November 28, 2012

MFG cited for 20 safety violations, fined $77,000

Dalton company disputes findings

Rachel Brown

— A Dalton chemical manufacturing company has been fined $77,000 and cited for 20 safety violations for what Occupational Safety and Health Administration (OSHA) investigators found after a chemical release there in May sent 43 people to the hospital for decontamination.

OSHA officials in a press release from the U.S. Department of Labor announced the proposed penalties for MFG Chemical Inc. after the investigation into an “explosion... caused by a runaway reaction from an overheated reactor.” The incident blew a pressure release disk on a container of the chemical Coagulant 129 through a wall at a nearby Beaulieu of America plant. No injuries were reported.

“This inspection has identified a wide range of safety hazards that need to be addressed in order to protect workers,” Andre Richards, director of OSHA’s Atlanta-West Area Office, said in a press release. “It is the employer’s responsibility to provide a safe and healthful workplace.”

Charles E. “Chuck” Gavin IV, president and CEO of MFG, said the company “is and always has been a company that is vitally concerned with the safety of its employees.”

“We are not in agreement with the findings and will be meeting to discuss these very soon,” he said. “The incident was not an explosion, but an over-pressurization of the equipment and fortunately there were no injuries or environmental issues. The majority of all findings have been corrected.”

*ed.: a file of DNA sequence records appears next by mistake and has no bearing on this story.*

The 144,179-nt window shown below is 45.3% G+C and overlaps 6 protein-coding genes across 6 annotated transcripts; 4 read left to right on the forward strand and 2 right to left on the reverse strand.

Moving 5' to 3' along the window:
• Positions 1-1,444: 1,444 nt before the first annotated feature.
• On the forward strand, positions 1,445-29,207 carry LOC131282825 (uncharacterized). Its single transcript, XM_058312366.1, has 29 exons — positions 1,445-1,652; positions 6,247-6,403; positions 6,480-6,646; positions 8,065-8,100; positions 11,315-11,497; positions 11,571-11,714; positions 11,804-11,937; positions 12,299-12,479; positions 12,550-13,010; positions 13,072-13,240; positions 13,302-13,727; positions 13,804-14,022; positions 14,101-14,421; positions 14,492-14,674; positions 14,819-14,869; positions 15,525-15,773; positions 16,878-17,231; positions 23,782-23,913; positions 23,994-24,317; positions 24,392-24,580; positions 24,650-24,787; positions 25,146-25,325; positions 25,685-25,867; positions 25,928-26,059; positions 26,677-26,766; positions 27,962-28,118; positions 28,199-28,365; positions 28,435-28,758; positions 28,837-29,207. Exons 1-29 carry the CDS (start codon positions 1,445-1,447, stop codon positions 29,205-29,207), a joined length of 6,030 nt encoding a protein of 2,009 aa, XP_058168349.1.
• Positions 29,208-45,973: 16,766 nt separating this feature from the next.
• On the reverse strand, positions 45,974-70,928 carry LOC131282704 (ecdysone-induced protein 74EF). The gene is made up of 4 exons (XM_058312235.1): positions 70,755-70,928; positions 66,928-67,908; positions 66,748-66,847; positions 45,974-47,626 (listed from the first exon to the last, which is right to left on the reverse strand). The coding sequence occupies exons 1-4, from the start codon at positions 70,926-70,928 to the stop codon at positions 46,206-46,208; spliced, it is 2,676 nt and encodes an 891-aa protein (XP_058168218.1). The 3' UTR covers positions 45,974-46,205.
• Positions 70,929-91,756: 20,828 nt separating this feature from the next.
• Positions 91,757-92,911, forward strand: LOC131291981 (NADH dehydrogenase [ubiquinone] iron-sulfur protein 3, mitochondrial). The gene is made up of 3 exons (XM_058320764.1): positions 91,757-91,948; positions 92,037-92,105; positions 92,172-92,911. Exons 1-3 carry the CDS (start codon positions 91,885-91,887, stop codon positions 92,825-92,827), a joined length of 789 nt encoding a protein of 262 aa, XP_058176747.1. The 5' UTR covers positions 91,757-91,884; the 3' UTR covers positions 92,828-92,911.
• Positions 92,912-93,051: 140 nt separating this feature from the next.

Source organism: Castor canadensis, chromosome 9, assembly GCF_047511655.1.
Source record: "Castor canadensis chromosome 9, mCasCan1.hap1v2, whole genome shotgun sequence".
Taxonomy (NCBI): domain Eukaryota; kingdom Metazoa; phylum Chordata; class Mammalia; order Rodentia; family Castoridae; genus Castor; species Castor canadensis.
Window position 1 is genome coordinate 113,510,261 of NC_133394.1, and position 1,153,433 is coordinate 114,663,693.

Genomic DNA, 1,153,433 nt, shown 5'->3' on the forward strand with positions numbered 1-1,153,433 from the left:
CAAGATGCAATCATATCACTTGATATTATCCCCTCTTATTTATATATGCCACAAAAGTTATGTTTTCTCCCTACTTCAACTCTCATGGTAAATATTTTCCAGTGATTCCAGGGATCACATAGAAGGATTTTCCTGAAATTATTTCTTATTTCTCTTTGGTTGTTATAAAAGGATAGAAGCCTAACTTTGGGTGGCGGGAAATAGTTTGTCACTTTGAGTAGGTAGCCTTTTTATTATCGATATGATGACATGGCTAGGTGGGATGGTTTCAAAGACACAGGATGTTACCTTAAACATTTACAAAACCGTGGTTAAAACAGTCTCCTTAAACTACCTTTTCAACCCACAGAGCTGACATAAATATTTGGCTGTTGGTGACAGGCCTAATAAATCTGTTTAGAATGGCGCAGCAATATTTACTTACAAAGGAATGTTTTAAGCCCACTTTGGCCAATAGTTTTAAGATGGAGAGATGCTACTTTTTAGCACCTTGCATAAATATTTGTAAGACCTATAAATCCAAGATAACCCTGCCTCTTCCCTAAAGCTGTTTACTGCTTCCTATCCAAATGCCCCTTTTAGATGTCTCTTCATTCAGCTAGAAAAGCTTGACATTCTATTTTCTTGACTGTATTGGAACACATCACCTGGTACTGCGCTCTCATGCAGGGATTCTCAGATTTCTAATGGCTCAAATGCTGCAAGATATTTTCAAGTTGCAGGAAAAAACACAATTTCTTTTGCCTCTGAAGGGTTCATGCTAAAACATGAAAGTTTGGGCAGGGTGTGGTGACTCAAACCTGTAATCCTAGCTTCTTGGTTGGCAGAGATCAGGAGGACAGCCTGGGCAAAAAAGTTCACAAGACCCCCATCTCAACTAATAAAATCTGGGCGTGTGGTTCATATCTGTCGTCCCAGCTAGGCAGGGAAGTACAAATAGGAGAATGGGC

The company has 15 business days to comply, request an informal conference with an OSHA area director or contest the findings before a review commission.

Dalton firefighters initially reported Coagulant 129 — a yellow liquid used in water treatment — flowed 1,000 to 1,300 feet into the street at the company’s Callahan Road site when the incident occurred.

“The product is non-hazardous and environmentally benign,” Gavin said.

He said MFG has been certified through an environmental health, safety and security management program since 2008. The program requires manufacturing facilities to be verified by a third party, he said. MFG Chemical manufactures a range of specialty chemicals for the water treatment, agriculture, pulp and paper industries, according to OSHA.

An OSHA spokesman didn’t immediately respond to a message asking for more details on the kinds of violations MFG was cited for, but the press release states 19 of the 20 infractions were “serious violations.”

A serious violation “occurs when there is substantial probability that death or serious physical harm could result from a hazard about which the employer knew or should have known,” according to the release.

The release states the violations include:

• Exposing workers to fire and explosion hazards while they performed manufacturing duties, as well as failing to ensure that initial process hazard analyses were conducted.

• Develop operational procedures that are safe, accurate and concise, and which include operating parameters such as emergency shutdown.

• Provide training and implement safe work practices for contracted workers performing maintenance in a PSM-covered (Process Safety Management) area.

• Develop and implement a written mechanical integrity program for workers required to perform maintenance on and repair process equipment.

• Develop emergency response procedures that include handling small chemical releases.

• Identify permit-required confined spaces such as reactors, receivers and mixers, among others.

• Ensure confined space permits were issued and documented prior to allowing workers to enter the spaces.

• Ensure that eyewash/shower facilities were available and accessible for workers exposed to chemical burns.

• Mount and identify the placement of portable fire extinguishers; and establish a preferred way of communicating an emergency evacuation.